Customers' expectations for service options are driving changes to contact centers.
Posted Aug 9, 2002
Customer contact centers (CCC) are undergoing a revolution. This revolution is being driven by a growing number of customers demanding Web-based customer self-service and by new technologies that offer consistent customer service across communication channels.
There are now more than 500 million global Internet users, and this figure is growing in excess of 20 percent per year. These users browse online, buy online, and expect to receive services online. So companies must offer an effective online knowledge management engine on their Web sites that is both easy to use and comprehensive. And they had better provide a "speak to a live CCC agent" on their screen, prompting a real-time, voice over IP communication, for times when the company's Web-based customer self-service functionality fails to answer customers' questions. Many customers now expect this.
Although Web-based customer self-service has its risks--users' potential dissatisfaction with an inefficient self-service offering, for example--the Web-based customer self-service value proposition is strong. By allowing customers to do business with you "their way," and by lowering your service costs through the reduction of customer support and IT staff expenses, it's a win-win scenario. In fact, according to Forrester Research, the average call to a CCC costs $12 per incident versus $6 for an email incident and 4 cents for a Web session.
Our research shows that customers who are engaged quickly and efficiently, regardless of the communication channel they use, tend to be more loyal to a company. This drives customer retention and profitability in the long term. Increasingly, customers expect to be able to phone you today about the email they sent to you earlier this week, which was in response to last week's Web chat session that resulted from the letter they sent you via mail last month.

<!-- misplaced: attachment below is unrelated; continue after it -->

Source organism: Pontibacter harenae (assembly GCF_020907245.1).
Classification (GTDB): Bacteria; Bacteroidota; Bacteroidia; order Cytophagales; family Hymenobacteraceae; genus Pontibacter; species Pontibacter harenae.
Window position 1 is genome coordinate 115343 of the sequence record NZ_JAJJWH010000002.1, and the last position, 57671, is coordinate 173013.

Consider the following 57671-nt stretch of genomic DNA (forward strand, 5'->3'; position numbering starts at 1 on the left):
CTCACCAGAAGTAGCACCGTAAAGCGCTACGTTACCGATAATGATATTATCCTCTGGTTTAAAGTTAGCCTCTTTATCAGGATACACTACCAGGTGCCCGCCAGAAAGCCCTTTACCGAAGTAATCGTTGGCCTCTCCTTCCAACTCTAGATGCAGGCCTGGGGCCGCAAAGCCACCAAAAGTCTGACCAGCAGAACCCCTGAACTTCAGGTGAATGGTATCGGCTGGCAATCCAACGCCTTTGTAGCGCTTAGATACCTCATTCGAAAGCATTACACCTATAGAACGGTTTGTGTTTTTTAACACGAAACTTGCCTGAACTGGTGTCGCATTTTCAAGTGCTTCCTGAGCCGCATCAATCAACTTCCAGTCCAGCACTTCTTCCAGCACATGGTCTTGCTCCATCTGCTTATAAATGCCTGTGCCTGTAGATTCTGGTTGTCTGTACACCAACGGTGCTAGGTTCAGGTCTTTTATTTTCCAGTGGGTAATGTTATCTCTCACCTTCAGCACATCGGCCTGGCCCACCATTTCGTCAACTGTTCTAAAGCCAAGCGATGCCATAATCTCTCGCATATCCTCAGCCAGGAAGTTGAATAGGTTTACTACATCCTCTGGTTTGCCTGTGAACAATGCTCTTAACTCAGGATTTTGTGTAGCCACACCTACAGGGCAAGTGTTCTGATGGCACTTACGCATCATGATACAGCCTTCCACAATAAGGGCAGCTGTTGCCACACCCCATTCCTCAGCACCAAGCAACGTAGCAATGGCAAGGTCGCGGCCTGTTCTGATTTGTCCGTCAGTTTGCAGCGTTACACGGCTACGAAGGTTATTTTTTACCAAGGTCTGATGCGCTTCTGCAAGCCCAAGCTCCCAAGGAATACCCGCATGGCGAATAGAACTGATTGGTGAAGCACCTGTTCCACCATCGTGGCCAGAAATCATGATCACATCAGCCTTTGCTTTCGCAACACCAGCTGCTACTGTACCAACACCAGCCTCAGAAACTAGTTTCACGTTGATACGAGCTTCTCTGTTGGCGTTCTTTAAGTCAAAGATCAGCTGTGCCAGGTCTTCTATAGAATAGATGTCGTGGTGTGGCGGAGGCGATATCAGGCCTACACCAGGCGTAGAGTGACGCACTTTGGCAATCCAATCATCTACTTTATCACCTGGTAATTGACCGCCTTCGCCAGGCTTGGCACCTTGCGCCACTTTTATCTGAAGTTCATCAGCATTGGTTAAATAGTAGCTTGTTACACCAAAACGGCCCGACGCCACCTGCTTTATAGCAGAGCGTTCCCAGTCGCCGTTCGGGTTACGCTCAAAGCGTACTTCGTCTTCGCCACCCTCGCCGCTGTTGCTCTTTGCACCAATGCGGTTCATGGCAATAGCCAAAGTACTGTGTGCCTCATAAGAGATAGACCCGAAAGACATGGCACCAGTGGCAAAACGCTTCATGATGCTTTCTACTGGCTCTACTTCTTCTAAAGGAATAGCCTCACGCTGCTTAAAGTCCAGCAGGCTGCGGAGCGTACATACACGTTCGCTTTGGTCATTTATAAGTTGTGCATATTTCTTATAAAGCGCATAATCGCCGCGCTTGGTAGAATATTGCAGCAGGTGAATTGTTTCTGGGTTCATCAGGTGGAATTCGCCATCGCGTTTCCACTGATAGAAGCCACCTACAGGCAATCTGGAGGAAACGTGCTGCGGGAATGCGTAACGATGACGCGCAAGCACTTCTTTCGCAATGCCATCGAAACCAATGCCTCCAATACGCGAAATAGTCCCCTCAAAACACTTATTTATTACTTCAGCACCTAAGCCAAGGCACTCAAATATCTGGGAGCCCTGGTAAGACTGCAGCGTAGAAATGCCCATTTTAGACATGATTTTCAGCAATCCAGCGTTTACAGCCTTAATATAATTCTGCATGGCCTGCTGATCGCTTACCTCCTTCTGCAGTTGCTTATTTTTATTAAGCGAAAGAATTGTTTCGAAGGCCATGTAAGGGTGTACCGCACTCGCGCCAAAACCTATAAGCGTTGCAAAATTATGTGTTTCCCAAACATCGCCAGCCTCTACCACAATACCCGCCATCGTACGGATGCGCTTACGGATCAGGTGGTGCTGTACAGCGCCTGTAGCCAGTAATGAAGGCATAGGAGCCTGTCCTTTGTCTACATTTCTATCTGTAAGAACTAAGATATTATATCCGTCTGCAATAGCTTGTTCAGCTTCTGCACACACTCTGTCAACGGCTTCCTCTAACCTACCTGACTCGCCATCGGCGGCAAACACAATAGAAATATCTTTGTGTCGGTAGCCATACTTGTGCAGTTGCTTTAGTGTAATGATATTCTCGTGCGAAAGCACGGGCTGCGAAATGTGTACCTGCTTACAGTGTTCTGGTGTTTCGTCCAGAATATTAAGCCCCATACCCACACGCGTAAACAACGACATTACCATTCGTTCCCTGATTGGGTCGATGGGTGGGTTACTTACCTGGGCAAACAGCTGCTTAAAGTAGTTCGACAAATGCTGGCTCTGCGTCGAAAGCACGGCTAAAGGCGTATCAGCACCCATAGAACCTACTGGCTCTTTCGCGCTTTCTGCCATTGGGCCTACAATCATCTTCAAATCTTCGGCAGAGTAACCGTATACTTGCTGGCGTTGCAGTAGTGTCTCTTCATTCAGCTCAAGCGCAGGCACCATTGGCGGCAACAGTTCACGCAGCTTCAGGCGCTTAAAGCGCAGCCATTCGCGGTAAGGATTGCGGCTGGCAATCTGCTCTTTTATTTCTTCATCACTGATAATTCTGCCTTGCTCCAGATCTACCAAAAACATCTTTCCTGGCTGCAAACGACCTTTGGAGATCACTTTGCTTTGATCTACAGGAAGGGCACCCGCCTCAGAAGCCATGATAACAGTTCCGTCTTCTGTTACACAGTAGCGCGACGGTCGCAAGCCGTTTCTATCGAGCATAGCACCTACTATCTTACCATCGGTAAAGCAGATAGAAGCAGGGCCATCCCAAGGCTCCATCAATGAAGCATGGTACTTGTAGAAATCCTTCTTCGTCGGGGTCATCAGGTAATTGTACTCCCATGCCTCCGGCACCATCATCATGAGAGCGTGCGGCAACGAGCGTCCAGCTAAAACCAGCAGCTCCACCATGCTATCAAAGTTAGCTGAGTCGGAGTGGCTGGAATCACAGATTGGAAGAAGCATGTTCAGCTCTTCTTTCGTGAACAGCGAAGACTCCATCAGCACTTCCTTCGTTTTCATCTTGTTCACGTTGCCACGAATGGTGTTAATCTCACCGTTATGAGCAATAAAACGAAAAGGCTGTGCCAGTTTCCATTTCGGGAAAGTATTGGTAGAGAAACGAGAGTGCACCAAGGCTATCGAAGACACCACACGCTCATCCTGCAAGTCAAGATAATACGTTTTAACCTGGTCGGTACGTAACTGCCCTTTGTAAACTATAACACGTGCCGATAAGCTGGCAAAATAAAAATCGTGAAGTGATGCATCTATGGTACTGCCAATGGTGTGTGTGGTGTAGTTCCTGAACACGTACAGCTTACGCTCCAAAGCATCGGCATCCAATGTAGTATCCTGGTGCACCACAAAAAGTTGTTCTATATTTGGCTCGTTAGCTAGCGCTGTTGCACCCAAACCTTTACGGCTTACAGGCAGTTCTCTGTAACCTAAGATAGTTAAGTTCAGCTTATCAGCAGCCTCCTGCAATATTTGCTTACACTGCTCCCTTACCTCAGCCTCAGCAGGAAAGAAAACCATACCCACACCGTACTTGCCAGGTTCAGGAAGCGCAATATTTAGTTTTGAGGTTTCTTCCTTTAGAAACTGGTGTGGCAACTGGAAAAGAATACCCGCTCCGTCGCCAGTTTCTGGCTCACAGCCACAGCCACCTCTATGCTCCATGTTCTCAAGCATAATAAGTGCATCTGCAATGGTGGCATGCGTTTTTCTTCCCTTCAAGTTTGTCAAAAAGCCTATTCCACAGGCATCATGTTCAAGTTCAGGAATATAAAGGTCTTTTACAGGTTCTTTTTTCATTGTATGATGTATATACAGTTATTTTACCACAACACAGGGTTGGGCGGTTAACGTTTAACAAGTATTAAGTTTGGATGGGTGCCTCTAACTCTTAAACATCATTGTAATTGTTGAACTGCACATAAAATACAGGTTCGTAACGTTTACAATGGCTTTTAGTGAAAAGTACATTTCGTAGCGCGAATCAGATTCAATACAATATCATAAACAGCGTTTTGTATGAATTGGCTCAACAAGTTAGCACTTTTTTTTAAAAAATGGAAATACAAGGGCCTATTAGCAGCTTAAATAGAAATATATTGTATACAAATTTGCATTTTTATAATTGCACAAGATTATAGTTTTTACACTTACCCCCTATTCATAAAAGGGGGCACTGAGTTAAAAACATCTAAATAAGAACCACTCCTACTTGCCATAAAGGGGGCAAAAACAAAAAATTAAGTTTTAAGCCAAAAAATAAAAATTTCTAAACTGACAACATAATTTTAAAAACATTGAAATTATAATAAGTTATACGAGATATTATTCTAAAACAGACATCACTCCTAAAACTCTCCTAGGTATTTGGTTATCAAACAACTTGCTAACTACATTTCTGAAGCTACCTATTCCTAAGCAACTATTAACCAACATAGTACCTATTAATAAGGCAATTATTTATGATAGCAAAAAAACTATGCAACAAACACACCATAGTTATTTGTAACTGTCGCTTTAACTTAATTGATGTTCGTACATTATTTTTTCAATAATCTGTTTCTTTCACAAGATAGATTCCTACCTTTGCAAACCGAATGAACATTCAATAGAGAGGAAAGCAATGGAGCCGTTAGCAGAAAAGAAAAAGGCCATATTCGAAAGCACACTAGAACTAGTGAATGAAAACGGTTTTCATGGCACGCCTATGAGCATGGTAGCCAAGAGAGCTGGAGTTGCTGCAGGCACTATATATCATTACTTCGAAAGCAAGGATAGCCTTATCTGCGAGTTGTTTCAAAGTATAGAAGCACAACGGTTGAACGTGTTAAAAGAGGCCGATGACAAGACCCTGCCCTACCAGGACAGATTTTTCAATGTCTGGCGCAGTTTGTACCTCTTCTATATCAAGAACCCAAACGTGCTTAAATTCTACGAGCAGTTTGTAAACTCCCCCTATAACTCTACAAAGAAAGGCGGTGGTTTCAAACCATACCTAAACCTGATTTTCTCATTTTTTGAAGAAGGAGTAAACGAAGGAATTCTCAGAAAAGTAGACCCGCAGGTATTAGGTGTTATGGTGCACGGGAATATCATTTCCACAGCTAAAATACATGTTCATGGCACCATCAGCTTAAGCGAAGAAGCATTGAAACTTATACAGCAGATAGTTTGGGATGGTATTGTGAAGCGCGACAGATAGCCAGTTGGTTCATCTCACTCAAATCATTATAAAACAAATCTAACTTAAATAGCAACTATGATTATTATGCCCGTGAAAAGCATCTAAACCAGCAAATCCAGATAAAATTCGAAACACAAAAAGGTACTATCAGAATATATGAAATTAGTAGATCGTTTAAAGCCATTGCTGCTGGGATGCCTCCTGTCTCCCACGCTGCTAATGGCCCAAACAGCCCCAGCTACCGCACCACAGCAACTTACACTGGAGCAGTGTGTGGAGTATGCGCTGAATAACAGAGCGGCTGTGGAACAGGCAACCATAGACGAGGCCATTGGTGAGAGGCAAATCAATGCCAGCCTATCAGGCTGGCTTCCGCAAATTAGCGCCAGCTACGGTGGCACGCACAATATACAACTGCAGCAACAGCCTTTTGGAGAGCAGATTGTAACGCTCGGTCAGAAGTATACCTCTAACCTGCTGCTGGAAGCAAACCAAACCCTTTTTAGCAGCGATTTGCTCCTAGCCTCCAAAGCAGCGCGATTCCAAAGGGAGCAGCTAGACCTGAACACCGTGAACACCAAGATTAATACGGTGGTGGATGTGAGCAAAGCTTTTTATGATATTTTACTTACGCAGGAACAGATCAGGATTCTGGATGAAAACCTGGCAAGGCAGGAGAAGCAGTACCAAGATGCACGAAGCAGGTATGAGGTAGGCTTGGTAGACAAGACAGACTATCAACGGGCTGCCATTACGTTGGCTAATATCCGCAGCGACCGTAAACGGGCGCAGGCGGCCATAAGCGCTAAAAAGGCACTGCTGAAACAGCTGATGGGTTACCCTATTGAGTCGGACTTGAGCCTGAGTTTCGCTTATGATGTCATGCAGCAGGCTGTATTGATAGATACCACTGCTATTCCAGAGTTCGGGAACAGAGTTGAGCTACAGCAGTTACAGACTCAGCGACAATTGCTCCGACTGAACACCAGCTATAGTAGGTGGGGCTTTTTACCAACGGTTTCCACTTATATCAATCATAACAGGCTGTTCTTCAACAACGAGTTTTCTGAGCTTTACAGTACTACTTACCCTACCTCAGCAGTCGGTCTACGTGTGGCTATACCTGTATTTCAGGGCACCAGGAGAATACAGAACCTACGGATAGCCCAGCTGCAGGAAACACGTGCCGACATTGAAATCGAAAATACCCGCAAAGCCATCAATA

Today's sophisticated customers expect your CCC agent to know about all of the contacts they have had with your company, and they expect your agent to be ready to assist them accurately in real-time--regardless of the communication channel they are using. How you realize consistent customer service across channels is your concern, not theirs. By training your CCC agents to handle multiple channels, such as telephone, email, Web chat, and co-browsing, companies are realizing a reduction in agent frustrations and turnover. This is a serious problem in most CCCs, which face up to a 50 percent annual turnover rate.
Achieving consistent customer service is indeed a concern for most companies, since it may be technically complex and costly. You may need to rethink your existing customer-facing processes and extensively retrain your agents, who initially may be resistant to changes to their current processes. Nonetheless, companies that successfully realize consistent customer service across channels will be the winners in today's increasingly competitive marketplace, where competition is but one mouse click or phone call away.
Barton Goldenberg is the founder of ISM, Inc., a CRM consulting company based in Bethesda, Md. He is the author of CRM Automation (Prentice Hall, 2002) and publisher of The Guide to CRM Automation. Contact him at firstname.lastname@example.org.
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